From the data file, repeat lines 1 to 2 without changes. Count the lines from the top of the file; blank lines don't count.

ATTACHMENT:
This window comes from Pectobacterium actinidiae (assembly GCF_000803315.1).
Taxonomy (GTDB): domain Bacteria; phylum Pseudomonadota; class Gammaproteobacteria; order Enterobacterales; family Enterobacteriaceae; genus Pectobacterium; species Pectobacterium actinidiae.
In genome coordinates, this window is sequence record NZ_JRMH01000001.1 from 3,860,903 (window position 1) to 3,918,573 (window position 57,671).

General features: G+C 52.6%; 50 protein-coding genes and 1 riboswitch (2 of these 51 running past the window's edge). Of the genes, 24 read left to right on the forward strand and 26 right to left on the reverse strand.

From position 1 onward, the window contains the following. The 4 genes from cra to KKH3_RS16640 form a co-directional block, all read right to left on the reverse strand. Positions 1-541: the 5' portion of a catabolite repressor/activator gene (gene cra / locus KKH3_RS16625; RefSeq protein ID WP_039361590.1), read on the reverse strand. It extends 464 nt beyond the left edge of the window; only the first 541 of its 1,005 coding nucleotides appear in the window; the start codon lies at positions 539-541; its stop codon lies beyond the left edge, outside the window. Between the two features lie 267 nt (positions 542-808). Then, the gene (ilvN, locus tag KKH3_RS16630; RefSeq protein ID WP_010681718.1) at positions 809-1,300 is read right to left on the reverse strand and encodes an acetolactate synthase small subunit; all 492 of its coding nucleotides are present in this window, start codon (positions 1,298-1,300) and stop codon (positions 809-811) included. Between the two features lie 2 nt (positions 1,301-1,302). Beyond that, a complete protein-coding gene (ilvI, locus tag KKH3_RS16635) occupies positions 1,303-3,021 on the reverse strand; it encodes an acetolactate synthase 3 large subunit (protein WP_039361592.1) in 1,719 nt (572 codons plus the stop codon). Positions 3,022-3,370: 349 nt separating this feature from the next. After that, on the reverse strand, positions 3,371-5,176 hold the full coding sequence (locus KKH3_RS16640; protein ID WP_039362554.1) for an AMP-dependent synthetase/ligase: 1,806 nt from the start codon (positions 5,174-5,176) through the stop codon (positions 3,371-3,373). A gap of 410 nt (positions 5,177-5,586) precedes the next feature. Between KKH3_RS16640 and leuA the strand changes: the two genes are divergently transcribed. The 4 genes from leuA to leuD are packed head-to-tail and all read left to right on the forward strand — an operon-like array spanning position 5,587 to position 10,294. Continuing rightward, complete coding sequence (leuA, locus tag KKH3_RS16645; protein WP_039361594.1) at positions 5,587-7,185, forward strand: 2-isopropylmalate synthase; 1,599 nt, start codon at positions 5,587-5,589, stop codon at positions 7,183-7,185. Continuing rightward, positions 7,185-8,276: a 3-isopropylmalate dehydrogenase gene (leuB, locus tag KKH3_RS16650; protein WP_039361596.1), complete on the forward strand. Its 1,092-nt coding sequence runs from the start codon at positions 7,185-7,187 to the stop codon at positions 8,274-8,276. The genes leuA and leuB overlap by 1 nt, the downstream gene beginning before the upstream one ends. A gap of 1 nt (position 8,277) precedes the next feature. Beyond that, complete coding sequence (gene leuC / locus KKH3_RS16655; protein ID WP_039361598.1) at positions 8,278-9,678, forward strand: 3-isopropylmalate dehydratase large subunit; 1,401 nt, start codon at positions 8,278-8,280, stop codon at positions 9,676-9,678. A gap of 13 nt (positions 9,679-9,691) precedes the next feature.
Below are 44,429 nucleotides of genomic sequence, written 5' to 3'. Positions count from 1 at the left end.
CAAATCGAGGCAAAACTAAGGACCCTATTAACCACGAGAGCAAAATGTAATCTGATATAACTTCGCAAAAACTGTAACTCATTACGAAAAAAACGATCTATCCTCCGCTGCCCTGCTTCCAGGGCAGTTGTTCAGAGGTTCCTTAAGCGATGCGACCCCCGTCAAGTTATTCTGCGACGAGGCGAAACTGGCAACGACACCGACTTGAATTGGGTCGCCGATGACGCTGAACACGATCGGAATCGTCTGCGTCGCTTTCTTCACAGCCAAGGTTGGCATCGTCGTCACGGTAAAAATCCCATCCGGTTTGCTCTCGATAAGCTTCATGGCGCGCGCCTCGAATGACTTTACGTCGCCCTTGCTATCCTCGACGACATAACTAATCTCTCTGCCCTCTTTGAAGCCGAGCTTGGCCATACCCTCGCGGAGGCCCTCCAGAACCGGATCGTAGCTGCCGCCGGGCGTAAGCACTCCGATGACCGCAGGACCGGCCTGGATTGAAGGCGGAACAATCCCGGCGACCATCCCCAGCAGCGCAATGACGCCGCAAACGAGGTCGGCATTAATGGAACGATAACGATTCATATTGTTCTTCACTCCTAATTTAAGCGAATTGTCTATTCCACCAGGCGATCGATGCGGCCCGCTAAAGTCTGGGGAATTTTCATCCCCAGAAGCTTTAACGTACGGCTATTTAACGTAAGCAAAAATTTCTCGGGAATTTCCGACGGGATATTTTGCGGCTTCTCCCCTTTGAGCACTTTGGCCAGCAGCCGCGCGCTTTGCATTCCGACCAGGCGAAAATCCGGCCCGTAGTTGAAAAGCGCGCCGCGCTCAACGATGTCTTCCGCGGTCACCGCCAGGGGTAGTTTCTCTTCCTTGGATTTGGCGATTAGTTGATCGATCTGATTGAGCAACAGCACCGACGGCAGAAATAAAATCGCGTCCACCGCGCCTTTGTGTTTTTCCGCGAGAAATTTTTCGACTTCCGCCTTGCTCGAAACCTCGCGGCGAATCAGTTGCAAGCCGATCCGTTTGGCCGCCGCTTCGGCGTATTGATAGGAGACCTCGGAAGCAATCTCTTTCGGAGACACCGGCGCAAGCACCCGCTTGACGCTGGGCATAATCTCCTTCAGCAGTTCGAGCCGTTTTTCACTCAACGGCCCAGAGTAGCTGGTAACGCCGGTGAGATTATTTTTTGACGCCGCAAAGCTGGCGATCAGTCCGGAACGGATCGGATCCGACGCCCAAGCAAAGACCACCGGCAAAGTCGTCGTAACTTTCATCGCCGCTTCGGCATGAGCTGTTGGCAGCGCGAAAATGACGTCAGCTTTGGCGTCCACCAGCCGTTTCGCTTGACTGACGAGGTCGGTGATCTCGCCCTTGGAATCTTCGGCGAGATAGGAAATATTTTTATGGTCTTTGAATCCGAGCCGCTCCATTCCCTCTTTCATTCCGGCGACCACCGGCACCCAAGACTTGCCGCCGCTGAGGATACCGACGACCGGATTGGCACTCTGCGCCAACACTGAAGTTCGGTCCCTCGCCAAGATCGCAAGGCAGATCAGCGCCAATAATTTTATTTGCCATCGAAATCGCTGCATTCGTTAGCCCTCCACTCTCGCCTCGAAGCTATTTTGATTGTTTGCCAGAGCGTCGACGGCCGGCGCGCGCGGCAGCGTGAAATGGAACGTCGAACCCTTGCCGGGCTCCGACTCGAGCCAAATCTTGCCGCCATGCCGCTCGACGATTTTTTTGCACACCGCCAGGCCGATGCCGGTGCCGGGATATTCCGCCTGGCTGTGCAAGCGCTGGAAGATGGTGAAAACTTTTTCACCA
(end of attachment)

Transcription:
This window comes from Pectobacterium actinidiae (assembly GCF_000803315.1).
Taxonomy (GTDB): domain Bacteria; phylum Pseudomonadota; class Gammaproteobacteria; order Enterobacterales; family Enterobacteriaceae; genus Pectobacterium; species Pectobacterium actinidiae.